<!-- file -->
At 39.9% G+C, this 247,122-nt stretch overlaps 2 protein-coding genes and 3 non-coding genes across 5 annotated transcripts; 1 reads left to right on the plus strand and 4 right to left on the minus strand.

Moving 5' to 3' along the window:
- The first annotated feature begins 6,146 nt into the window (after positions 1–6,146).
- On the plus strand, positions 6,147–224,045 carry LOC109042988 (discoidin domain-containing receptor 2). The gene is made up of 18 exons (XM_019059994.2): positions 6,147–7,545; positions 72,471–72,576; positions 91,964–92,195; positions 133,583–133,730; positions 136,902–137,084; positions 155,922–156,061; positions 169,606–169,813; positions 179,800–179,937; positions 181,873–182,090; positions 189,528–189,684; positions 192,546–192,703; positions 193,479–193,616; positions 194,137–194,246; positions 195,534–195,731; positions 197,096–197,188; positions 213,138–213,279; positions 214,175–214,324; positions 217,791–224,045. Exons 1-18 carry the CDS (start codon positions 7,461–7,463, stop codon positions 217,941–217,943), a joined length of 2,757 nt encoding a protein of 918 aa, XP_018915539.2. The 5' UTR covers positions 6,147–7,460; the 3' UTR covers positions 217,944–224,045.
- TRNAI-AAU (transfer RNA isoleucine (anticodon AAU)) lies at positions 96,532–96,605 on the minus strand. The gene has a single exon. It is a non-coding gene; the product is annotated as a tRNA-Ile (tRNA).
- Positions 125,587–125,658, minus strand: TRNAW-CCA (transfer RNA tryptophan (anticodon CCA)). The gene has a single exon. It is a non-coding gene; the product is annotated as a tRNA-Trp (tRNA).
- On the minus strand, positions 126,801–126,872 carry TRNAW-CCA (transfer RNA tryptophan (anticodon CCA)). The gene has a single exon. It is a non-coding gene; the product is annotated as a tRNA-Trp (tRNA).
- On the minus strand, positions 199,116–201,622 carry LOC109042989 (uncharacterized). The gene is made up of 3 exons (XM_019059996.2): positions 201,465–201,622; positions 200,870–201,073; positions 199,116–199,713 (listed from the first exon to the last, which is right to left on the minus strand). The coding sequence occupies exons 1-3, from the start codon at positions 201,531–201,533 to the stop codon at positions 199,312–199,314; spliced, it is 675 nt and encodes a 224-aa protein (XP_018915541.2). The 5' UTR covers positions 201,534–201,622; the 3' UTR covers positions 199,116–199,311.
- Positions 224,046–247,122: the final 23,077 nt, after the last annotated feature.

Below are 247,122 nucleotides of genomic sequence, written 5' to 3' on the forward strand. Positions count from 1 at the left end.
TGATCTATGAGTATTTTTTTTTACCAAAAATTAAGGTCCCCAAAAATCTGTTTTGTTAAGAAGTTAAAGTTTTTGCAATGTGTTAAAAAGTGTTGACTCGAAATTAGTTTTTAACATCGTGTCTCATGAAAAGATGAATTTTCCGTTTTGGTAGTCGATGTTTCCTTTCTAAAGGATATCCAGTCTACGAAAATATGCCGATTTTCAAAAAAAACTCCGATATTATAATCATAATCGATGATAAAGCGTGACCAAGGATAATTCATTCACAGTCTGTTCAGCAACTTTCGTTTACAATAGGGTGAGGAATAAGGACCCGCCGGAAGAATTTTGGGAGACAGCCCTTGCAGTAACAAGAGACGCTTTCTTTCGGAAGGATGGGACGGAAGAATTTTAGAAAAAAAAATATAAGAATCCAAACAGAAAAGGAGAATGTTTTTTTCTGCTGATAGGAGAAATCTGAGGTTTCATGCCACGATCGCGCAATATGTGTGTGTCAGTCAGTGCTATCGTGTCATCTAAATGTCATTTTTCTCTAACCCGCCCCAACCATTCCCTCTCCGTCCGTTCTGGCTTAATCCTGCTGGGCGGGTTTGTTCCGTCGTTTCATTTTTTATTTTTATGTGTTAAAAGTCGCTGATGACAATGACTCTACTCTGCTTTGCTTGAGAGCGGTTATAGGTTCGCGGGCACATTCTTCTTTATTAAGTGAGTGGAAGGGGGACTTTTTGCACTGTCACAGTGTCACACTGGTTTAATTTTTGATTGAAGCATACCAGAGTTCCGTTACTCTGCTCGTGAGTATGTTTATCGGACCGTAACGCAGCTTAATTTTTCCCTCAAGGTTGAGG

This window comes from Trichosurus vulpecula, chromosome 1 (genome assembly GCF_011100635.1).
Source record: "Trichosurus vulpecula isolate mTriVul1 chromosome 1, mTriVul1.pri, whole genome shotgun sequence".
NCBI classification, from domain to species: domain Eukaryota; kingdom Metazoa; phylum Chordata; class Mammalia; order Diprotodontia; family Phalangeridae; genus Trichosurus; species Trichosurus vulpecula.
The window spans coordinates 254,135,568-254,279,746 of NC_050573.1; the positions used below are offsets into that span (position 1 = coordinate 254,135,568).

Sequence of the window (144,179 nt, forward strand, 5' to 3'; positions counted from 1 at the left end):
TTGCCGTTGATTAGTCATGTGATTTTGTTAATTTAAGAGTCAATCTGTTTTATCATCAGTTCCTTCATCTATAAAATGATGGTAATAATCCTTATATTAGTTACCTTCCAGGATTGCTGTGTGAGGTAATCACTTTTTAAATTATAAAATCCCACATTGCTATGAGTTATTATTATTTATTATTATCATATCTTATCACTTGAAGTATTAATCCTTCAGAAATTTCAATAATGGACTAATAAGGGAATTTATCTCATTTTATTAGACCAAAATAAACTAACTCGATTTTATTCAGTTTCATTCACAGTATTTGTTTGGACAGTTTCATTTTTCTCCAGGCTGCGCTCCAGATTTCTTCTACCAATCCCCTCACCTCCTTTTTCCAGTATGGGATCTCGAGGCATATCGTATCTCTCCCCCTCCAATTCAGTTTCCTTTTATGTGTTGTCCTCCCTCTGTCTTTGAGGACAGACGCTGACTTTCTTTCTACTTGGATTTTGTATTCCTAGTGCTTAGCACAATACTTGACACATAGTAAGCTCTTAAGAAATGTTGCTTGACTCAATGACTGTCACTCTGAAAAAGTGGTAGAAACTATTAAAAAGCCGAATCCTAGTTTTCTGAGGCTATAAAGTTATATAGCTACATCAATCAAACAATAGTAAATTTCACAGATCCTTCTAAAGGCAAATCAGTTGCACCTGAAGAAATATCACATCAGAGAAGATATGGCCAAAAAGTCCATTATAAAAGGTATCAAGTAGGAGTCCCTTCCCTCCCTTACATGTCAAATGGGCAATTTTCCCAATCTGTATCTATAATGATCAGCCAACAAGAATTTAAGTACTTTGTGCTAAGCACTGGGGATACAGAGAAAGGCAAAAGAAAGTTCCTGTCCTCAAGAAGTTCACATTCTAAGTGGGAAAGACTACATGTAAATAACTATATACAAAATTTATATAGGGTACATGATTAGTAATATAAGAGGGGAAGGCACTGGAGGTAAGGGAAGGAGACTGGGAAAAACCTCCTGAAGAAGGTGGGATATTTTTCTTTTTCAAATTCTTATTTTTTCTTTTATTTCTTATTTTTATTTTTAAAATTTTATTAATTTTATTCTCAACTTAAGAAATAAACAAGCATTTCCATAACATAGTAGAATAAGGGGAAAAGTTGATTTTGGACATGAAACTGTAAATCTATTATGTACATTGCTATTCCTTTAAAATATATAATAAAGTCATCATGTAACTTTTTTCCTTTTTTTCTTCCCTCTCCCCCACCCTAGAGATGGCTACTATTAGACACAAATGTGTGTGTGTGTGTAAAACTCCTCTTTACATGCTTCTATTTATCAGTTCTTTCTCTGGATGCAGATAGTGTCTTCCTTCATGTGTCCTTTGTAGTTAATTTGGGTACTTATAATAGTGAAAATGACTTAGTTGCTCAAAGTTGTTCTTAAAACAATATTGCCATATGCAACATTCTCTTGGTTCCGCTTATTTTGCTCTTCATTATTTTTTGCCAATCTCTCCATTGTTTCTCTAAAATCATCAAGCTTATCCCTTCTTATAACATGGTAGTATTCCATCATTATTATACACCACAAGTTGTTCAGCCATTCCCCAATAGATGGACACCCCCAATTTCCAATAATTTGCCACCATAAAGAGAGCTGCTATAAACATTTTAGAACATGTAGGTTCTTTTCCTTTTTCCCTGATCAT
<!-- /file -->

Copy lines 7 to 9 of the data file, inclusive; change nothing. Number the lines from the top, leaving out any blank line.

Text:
- On the minus strand, positions 126,801–126,872 carry TRNAW-CCA (transfer RNA tryptophan (anticodon CCA)). The gene has a single exon. It is a non-coding gene; the product is annotated as a tRNA-Trp (tRNA).
- On the minus strand, positions 199,116–201,622 carry LOC109042989 (uncharacterized). The gene is made up of 3 exons (XM_019059996.2): positions 201,465–201,622; positions 200,870–201,073; positions 199,116–199,713 (listed from the first exon to the last, which is right to left on the minus strand). The coding sequence occupies exons 1-3, from the start codon at positions 201,531–201,533 to the stop codon at positions 199,312–199,314; spliced, it is 675 nt and encodes a 224-aa protein (XP_018915541.2). The 5' UTR covers positions 201,534–201,622; the 3' UTR covers positions 199,116–199,311.
- Positions 224,046–247,122: the final 23,077 nt, after the last annotated feature.